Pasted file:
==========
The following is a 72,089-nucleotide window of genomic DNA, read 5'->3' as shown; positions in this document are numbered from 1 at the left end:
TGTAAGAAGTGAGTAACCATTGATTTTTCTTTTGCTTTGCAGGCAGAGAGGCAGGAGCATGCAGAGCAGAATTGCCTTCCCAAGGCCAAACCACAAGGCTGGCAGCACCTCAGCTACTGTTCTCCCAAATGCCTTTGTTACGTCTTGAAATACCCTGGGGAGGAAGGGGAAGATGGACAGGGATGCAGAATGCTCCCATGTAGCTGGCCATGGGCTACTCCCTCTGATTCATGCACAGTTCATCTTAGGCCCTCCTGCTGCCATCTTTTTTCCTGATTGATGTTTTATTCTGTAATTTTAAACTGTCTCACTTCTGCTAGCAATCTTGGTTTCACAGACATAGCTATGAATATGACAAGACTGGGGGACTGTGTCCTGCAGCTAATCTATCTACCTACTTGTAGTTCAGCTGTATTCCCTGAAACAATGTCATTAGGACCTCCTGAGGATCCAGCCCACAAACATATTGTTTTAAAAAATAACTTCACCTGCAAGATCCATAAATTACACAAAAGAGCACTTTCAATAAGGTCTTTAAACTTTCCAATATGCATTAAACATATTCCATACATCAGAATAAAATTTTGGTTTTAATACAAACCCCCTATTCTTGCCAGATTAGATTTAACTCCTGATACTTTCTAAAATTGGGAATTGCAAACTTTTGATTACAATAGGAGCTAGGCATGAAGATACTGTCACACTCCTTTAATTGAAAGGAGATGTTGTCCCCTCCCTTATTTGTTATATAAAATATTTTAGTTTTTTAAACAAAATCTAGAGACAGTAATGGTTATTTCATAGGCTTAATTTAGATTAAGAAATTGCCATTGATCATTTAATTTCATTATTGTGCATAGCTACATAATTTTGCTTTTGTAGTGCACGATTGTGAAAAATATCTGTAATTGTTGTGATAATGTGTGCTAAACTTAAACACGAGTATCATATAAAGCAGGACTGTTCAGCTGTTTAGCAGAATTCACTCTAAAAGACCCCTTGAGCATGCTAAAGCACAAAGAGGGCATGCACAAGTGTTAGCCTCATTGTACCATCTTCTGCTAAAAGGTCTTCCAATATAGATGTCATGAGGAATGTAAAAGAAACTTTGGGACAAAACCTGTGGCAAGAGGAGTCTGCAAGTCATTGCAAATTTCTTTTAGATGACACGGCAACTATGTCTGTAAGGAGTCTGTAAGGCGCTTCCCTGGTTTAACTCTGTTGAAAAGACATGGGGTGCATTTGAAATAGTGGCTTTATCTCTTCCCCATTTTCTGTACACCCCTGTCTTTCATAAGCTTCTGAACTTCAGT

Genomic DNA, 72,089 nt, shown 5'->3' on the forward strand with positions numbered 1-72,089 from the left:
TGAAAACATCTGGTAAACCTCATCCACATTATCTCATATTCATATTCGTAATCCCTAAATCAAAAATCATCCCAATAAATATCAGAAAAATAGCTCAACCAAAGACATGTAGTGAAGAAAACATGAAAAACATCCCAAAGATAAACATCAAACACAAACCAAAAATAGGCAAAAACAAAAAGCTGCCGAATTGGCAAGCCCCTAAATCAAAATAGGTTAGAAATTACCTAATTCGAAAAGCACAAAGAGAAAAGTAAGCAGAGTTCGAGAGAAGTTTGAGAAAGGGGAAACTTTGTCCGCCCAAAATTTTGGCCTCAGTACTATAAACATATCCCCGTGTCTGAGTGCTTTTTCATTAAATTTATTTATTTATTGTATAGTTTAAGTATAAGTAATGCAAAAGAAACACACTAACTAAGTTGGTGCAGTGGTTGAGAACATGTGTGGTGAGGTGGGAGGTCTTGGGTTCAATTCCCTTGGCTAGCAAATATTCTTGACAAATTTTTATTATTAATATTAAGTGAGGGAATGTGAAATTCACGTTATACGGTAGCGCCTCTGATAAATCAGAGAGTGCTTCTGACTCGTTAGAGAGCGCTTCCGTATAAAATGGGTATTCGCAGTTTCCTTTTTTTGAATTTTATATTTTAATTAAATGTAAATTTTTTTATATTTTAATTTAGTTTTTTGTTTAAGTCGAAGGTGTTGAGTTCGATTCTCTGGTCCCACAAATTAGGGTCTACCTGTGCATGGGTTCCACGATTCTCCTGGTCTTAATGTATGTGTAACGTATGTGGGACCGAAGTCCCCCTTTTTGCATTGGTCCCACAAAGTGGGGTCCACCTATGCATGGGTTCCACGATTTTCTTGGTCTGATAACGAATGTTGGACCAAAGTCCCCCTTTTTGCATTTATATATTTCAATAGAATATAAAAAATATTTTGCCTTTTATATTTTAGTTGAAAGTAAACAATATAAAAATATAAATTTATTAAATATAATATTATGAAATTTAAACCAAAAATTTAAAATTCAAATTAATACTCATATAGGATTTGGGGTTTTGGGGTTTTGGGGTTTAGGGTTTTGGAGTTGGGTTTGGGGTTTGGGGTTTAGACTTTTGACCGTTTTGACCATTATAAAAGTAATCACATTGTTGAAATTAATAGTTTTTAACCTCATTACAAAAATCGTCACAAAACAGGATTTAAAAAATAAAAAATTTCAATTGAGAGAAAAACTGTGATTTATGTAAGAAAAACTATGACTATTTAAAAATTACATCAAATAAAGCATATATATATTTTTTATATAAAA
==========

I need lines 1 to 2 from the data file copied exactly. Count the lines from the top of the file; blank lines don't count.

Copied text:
The following is a 72,089-nucleotide window of genomic DNA, read 5'->3' as shown; positions in this document are numbered from 1 at the left end:
TGTAAGAAGTGAGTAACCATTGATTTTTCTTTTGCTTTGCAGGCAGAGAGGCAGGAGCATGCAGAGCAGAATTGCCTTCCCAAGGCCAAACCACAAGGCTGGCAGCACCTCAGCTACTGTTCTCCCAAATGCCTTTGTTACGTCTTGAAATACCCTGGGGAGGAAGGGGAAGATGGACAGGGATGCAGAATGCTCCCATGTAGCTGGCCATGGGCTACTCCCTCTGATTCATGCACAGTTCATCTTAGGCCCTCCTGCTGCCATCTTTTTTCCTGATTGATGTTTTATTCTGTAATTTTAAACTGTCTCACTTCTGCTAGCAATCTTGGTTTCACAGACATAGCTATGAATATGACAAGACTGGGGGACTGTGTCCTGCAGCTAATCTATCTACCTACTTGTAGTTCAGCTGTATTCCCTGAAACAATGTCATTAGGACCTCCTGAGGATCCAGCCCACAAACATATTGTTTTAAAAAATAACTTCACCTGCAAGATCCATAAATTACACAAAAGAGCACTTTCAATAAGGTCTTTAAACTTTCCAATATGCATTAAACATATTCCATACATCAGAATAAAATTTTGGTTTTAATACAAACCCCCTATTCTTGCCAGATTAGATTTAACTCCTGATACTTTCTAAAATTGGGAATTGCAAACTTTTGATTACAATAGGAGCTAGGCATGAAGATACTGTCACACTCCTTTAATTGAAAGGAGATGTTGTCCCCTCCCTTATTTGTTATATAAAATATTTTAGTTTTTTAAACAAAATCTAGAGACAGTAATGGTTATTTCATAGGCTTAATTTAGATTAAGAAATTGCCATTGATCATTTAATTTCATTATTGTGCATAGCTACATAATTTTGCTTTTGTAGTGCACGATTGTGAAAAATATCTGTAATTGTTGTGATAATGTGTGCTAAACTTAAACACGAGTATCATATAAAGCAGGACTGTTCAGCTGTTTAGCAGAATTCACTCTAAAAGACCCCTTGAGCATGCTAAAGCACAAAGAGGGCATGCACAAGTGTTAGCCTCATTGTACCATCTTCTGCTAAAAGGTCTTCCAATATAGATGTCATGAGGAATGTAAAAGAAACTTTGGGACAAAACCTGTGGCAAGAGGAGTCTGCAAGTCATTGCAAATTTCTTTTAGATGACACGGCAACTATGTCTGTAAGGAGTCTGTAAGGCGCTTCCCTGGTTTAACTCTGTTGAAAAGACATGGGGTGCATTTGAAATAGTGGCTTTATCTCTTCCCCATTTTCTGTACACCCCTGTCTTTCATAAGCTTCTGAACTTCAGT